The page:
Penny Oleksiak to carry flag for Canada at Rio closing ceremony
Toronto swimmer, 16, won 4 medals at 2016 Olympics
By Jonathan Rumley, CBC Sports
The Canadian Olympic Committee (COC) has chosen Penny Oleksiak to be the country's flag-bearer at the closing ceremony of the Rio Olympic Games.
"I'm super honoured to carry the flag for Canada," Oleksiak said at a Sunday news conference. With the honour, she becomes Canada's youngest flag-bearer in Olympic history.
The 16-year-old swimmer from Toronto was a breakout performer for Canada at the Summer Games in Brazil after winning four medals in the pool, including gold, silver, and two bronze medals.
"This entire experience is a dream come true," she said. "I never expected any of this, and now I've been given this honour of carrying the Canadian flag into the closing ceremony.
"I've never been more proud to be a Canadian."
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Oleksiak became Canada's most decorated swimmer at a single Games after her performance in Rio de Janeiro. She will carry the country's flag into the Olympic Stadium in Brazil during the closing ceremony on Sunday evening.
BREAKING | <a href="https://twitter.com/TeamCanada">@TeamCanada</a> announces Penny Oleksiak as <a href="https://twitter.com/hashtag/ClosingCeremony?src=hash">#ClosingCeremony</a> flag-bearer. <a href="https://t.co/JAoL0ve2RK">https://t.co/JAoL0ve2RK</a> <a href="https://t.co/p2vIN9YeNl">https://t.co/p2vIN9YeNl</a>—@CBCOlympics
The six-foot, one-inch tall athlete will lead a Canadian contingent that appears on pace to surpass its goal in Rio of finishing in the top 12 in the overall medal count.
Canada finished the Games with 22 medals — four better than the 18 won in London four years ago — good for 10th in the medal standings.
"I'm just going to be really happy and excited to carry this flag tonight," she said. "It's been pretty fun this last week."
Oleksiak seemingly came out of nowhere to lead Canada's swim team to six medals in Rio. The COC's chef de mission, Curt Harnett, described the teenage swimmer as "fearless" and "focused."
<a href="https://twitter.com/hashtag/CAN?src=hash">#CAN</a> Penny Oleksiak & her family have shared some big moments! <a href="https://twitter.com/hashtag/Rio2016?src=hash">#Rio2016</a> <a href="https://t.co/JAoL0ve2RK">https://t.co/JAoL0ve2RK</a> <a href="https://t.co/KlpFwcPasF">https://t.co/KlpFwcPasF</a>—@CBCOlympics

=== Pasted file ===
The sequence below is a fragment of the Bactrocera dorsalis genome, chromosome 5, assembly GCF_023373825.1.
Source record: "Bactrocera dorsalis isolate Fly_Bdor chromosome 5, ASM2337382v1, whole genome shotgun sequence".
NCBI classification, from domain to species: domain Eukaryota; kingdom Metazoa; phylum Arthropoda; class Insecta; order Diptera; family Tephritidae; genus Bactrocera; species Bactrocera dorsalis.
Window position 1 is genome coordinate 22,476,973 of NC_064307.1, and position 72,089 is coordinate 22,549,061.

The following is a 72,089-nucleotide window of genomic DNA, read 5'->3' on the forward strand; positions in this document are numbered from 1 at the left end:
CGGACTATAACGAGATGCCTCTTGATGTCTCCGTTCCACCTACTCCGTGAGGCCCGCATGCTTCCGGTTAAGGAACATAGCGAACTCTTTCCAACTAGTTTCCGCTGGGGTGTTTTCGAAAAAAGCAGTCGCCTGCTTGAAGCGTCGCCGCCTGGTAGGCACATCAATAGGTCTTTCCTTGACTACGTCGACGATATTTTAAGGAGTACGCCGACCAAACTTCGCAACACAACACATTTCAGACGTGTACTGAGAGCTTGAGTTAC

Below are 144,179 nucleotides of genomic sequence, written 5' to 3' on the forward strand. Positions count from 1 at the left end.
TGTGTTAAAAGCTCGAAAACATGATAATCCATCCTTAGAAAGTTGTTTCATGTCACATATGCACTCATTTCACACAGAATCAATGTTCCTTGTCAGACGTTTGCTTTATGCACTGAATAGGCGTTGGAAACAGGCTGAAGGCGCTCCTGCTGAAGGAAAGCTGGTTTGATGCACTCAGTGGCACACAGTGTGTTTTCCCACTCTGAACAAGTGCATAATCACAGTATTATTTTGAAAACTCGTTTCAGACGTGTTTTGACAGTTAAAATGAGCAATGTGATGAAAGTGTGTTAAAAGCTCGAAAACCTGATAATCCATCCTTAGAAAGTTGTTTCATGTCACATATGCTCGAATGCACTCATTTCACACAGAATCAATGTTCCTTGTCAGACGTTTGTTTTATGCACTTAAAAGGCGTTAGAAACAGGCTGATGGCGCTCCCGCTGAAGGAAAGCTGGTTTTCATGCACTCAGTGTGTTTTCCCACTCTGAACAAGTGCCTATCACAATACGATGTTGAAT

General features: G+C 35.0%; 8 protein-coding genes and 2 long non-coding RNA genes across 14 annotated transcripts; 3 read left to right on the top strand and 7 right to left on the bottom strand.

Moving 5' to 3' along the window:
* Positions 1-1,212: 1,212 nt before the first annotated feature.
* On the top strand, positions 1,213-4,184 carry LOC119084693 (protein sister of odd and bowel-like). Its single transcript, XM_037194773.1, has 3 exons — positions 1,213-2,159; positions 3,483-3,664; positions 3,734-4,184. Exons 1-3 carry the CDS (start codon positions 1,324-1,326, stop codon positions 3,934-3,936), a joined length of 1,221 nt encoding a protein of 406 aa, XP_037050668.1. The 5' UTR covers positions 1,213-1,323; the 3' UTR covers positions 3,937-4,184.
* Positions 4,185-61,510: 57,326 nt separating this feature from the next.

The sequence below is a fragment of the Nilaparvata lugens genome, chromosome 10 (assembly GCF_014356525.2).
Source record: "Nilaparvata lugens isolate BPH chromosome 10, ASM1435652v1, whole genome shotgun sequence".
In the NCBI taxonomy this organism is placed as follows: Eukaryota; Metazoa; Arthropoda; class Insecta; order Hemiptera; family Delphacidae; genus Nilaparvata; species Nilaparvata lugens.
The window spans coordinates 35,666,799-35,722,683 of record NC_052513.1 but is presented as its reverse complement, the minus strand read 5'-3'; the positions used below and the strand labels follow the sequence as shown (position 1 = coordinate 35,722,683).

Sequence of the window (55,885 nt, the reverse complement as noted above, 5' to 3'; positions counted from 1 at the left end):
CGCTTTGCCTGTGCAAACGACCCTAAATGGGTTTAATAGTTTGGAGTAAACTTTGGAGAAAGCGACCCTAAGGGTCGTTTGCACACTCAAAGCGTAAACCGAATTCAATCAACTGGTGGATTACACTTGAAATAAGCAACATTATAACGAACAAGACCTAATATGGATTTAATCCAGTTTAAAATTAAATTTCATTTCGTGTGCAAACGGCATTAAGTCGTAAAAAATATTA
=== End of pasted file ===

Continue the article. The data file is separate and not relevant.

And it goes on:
Oleksiak acknowledged she has spoken to young, aspiring athletes since her success in Rio.
"Just being able to be a role model like that is a pretty great feeling."
The swimming star credits her family for keeping her grounded after her tremendous success at the 2016 Summer Games. It's not the first time an Oleksiak has reached great heights in the sporting world — her 23-year-old brother Jamie Oleksiak was drafted into the National Hockey League by the Dallas Stars.
"My family, they show me no mercy," the 16-year-old said. "They're just keeping everything the same."
Soccer star Christine Sinclair carried the flag into the closing at the London Olympics four years ago after leading Canada to a bronze medal. Gold-medal winning trampolinist Rosie MacLennan was the flag-bearer at the opening ceremony two weeks ago.
Beyond proud of TO's <a href="https://twitter.com/OleksiakPenny">@OleksiakPenny</a> for being chosen as <a href="https://twitter.com/hashtag/CAN?src=hash">#CAN</a> flag-bearer at <a href="https://twitter.com/hashtag/Rio2016?src=hash">#Rio2016</a>. Looking forward to see what your future has in store.—@JohnTory
COC president Tricia Smith praised Canadian athletes in Rio, calling it the "greatest Games ever."
"Our athletes have shown again they have the talent and grit to take on the best in the world," she said. "Our athletes have delivered."
With youthful stars such as Oleksiak and 21-year-old Andre De Grasse making an impact on the world's biggest stage, the COC president was confident in Canada moving forward.
Penny Oleksiak is Canada's flag bearer for closing ceremonies. Easy choice, she won 4 swim medals, which ranks 8th among all countries.—@DavidAmber
With files from The Canadian Press
With files from The Canadian Press